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131 4 Space, Time, and Chemistry Making Enlightenment “Photography” in the 1860s By boat and by the banks of the River Thames, Joseph Mallord William Turner watched the Palace of Westminster burn through the night of Octo- ber 16, 1834. Turner (1775–1851) made numerous sketches and, later, two oil paintings of the destructive spectacle. Flames explode in scintillating fire- works from the combusting palace at left in Turner’s first exhibited oil ver- sion, a picture both shown and partially made in the gallery of the British Institution in February 1835

Sir Joshua Reynolds, Photography, and the Temporally Evolving Chemical Object

v CONTENTS Introduction: Slow- Motion Mobiles 1 1 “Pictures . . . in time petrify’d” 25 2 Joshua Reynolds’s “Nice Chymistry” in the 1770s 43 3 “Rend’rd Imortal”: The Work of Art in an Age of Chemical Reproduction 89 4 Space, Time, and Chemistry: Making Enlightenment “Photography” in the 1860s 131 Conclusion: Art History in/as an Age of Combustion 179 Acknowledgments 185 Notes 189 Bibliography 241 Index 265

copyists, and on to Reynolds him- self? Resisting talk of antipathy between Reynolds’s “smooth cosmopolitan certainties, secured by the rules of international neo- classicism,” and the embrace of science typically assigned to progressive intellectual circles in Britain’s rising, industrializing provinces, how might those chemo- material supports allow us to map anew the territory of Enlightenment painting, photography, and larger stories about the Industrial Revolution?25 And if we’re determined to follow the chemicals rather than force of habit, where could such

Exhibition at the Royal Academy, Spring Gardens, and Mr. Christie’s by the Author of the Remarks on the English Language. Lon- don: Printed for John Bell, 1771. Barker, Elizabeth E., and Alex Kidson. Joseph Wright of Derby in Liverpool. New Haven, CT: Yale University Press, 2007. Barnes, Alan. “Coleridge, Tom Wedgwood and the Relationship between Time and Space in Midlands Enlightenment Thought.” Journal for Eighteenth- Century Studies 30, no. 2 (2007): 243–60. ———. “Negative and Positive Images: Erasmus Darwin, Tom Wedgwood and the Ori- gin of Photography.” In The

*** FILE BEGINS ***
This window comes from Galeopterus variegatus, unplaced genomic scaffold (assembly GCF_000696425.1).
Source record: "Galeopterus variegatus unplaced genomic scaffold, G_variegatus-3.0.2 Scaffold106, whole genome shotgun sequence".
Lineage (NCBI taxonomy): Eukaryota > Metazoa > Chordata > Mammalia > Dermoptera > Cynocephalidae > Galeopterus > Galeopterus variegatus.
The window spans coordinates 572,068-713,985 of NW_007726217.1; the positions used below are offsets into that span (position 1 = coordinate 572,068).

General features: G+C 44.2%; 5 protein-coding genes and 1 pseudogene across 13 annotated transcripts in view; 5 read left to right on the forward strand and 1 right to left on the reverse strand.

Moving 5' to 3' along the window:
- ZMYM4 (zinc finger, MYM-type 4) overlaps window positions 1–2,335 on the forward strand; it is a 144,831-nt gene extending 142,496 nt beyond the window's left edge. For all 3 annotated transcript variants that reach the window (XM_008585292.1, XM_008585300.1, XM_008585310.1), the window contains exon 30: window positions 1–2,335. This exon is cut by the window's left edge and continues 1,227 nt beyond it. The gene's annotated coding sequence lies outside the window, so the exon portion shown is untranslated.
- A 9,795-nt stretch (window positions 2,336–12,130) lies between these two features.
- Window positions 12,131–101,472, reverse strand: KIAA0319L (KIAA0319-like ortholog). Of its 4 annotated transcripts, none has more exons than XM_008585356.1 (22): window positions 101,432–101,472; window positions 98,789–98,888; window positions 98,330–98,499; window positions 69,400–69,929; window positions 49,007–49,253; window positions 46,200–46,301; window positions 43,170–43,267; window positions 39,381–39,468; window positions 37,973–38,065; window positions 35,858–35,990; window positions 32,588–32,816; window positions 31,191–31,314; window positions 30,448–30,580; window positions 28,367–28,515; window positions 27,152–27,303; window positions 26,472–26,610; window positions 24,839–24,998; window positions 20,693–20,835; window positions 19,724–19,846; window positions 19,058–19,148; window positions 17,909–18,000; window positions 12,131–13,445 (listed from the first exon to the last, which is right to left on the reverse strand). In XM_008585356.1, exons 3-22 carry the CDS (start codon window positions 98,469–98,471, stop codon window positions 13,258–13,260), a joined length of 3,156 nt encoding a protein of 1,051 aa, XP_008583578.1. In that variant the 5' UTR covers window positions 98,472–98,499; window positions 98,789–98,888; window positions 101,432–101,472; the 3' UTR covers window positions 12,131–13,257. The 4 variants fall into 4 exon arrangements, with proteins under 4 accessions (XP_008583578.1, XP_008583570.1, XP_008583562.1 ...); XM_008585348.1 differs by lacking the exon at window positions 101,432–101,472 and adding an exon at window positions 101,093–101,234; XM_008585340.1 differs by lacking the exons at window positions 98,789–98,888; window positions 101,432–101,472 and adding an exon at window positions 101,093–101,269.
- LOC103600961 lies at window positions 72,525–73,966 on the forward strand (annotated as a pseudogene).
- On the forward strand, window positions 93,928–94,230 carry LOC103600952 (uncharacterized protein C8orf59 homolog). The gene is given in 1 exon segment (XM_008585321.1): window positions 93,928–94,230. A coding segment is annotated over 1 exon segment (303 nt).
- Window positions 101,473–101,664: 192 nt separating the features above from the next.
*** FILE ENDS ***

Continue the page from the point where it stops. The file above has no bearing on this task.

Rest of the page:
the camera keeps them honest. (These are both, of course, highly debatable proposi- tions.) But both films invoke this figure only to bring him low— to demon- strate the immorality of objectivity and to provide the audience with an identification figure we can follow along the path to political enlightenment. I can’t see any essential difference in methodology between Boat People and Under Fire, but still, Under Fire was praised to the skies by many of the same critics who dismissed Boat People out of hand. I think Hui, in a strange way, has been punished for

–21; Anna Marie Roos, “The Saline Chymistry of Color in Seventeenth- Century English Natural History,” Early Science and Medicine 20 (2015): 562–88; Hunter, Wicked Intelligence; and Carol Gibson- Wood, Jonathan Richardson: Art Theorist of the English Enlightenment (New Haven, CT: Yale University Press, 2000). 37. Hanson, English Virtuoso, 3. 38. M. A. R. Cooper, “Robert Hooke (1635–1703): Proto- Photogrammetrist,” Photo- grammetric Record 15, no. 87 (1996): 411; Edward Eigen, “On Purple and the Genesis of Photography or the Natural History of an Exposure,” in Ocean

humanity’s impact on the global climate. The “Anthropocene,” as Crutzen helped dub this new era, was inseparable from the British Enlightenment examined in this book. Noting how anomalous chemical indicators “coincide with James Watt’s de- sign of the steam engine,” Crutzen found convenient provenance for the epoch: “The Anthropocene could be said to have started in the latter part of the eighteenth century.”1 Subsequent research has shifted and complicated the chronology.2 In- vestigators have unearthed evidence of far earlier anthropogenic changes— evolutions

commenting as well. Anthropologists turned their observational technique on American culture, and sociologists sought to use media to understand the group dynamics of wartime and postwar society. Other academics, brandishing the tools of what was emerging as “mass communication research,” tried to sample and mea- sure the collective delusions promoted on the radio or the movie screen. Émigrés associated with the Frankfurt School merged these strategies with large doses of post- Hegelian philosophy. Adorno and Horkheimer’s Dialectic of Enlightenment (1944) proposed

- tant catalyst in the subsequent form and fabric of British picture- making (see plate 8). Known to and imaginatively replayed by Enlightenment- era makers, Restoration- era phosphorus research opens a history of temporally evolving chemical objects, as it were, before the era of British art.13 To enter that story, this chapter uses three operatives and a counter- point. Meet the agents: Thomas Willis (1621–1675), Royalist physician and anatomist; Robert Boyle (1627–1691), chymist and natural philosopher, as well as one of the wealthiest men in Europe; and Robert